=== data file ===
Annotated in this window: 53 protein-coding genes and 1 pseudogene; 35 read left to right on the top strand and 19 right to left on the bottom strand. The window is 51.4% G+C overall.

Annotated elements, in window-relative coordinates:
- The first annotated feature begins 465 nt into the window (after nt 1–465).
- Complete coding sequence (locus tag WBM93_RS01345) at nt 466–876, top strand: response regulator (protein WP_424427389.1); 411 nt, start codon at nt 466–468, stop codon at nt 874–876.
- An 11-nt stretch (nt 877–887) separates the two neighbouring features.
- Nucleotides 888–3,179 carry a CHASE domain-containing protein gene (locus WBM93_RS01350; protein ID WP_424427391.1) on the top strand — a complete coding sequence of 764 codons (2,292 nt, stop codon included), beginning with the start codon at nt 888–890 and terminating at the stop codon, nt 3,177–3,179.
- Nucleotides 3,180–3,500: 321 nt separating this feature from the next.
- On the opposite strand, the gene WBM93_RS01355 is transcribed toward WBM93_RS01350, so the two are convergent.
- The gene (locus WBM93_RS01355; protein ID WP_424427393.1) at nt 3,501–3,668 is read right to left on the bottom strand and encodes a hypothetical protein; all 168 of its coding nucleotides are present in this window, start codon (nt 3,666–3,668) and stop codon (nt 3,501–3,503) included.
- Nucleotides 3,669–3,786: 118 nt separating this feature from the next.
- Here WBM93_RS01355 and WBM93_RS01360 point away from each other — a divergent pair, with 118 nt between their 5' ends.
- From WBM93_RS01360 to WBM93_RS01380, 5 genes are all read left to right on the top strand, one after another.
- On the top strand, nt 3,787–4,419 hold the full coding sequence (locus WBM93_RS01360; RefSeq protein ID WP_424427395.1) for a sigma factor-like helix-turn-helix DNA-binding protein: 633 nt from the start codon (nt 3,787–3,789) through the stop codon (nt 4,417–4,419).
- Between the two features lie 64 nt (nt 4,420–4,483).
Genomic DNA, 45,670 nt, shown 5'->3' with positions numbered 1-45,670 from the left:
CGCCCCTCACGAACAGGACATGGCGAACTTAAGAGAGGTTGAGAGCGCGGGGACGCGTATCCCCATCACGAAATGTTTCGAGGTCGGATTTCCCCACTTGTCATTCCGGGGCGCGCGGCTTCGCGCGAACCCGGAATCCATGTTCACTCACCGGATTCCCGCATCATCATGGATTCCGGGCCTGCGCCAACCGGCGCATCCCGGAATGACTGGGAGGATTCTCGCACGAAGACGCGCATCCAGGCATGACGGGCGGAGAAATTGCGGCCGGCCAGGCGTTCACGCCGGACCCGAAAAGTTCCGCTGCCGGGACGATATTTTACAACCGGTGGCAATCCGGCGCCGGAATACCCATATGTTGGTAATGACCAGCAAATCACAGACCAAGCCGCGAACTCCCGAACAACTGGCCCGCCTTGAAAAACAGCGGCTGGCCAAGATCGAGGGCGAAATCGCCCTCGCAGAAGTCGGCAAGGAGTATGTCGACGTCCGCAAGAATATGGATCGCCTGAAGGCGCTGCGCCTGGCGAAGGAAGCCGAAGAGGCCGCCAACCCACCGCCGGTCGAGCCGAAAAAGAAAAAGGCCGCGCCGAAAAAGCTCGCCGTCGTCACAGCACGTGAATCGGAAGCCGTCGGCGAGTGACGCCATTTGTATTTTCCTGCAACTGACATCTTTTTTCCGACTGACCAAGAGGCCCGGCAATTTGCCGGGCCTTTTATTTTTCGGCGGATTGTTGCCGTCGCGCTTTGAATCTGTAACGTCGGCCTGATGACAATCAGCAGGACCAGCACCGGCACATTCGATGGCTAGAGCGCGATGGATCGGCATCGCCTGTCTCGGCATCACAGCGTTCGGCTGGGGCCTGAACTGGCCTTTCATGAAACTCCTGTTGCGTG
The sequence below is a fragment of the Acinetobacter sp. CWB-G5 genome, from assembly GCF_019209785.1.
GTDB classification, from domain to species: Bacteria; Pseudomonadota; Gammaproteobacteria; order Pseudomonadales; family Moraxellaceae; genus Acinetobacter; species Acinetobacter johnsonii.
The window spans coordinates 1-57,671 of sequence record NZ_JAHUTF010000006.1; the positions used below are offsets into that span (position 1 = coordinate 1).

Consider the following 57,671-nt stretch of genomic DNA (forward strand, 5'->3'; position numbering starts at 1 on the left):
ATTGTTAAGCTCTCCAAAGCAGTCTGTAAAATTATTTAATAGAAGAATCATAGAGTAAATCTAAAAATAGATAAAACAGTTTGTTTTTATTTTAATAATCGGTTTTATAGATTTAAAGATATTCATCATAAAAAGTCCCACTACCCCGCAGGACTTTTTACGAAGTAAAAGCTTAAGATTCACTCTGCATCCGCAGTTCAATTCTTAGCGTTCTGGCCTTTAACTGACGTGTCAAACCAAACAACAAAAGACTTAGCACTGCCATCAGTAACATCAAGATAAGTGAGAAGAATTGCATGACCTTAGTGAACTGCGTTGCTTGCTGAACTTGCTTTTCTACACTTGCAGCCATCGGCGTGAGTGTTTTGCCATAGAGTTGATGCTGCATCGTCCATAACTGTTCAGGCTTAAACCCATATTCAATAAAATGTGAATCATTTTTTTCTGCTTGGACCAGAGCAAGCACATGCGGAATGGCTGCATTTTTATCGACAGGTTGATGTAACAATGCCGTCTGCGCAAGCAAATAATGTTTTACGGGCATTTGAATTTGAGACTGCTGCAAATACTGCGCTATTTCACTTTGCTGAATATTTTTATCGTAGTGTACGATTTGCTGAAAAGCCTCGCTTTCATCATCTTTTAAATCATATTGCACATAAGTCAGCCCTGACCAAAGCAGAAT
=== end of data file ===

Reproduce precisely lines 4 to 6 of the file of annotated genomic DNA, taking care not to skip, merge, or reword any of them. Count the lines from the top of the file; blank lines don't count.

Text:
- Complete coding sequence (locus tag WBM93_RS01345) at nt 466–876, top strand: response regulator (protein WP_424427389.1); 411 nt, start codon at nt 466–468, stop codon at nt 874–876.
- An 11-nt stretch (nt 877–887) separates the two neighbouring features.
- Nucleotides 888–3,179 carry a CHASE domain-containing protein gene (locus WBM93_RS01350; protein ID WP_424427391.1) on the top strand — a complete coding sequence of 764 codons (2,292 nt, stop codon included), beginning with the start codon at nt 888–890 and terminating at the stop codon, nt 3,177–3,179.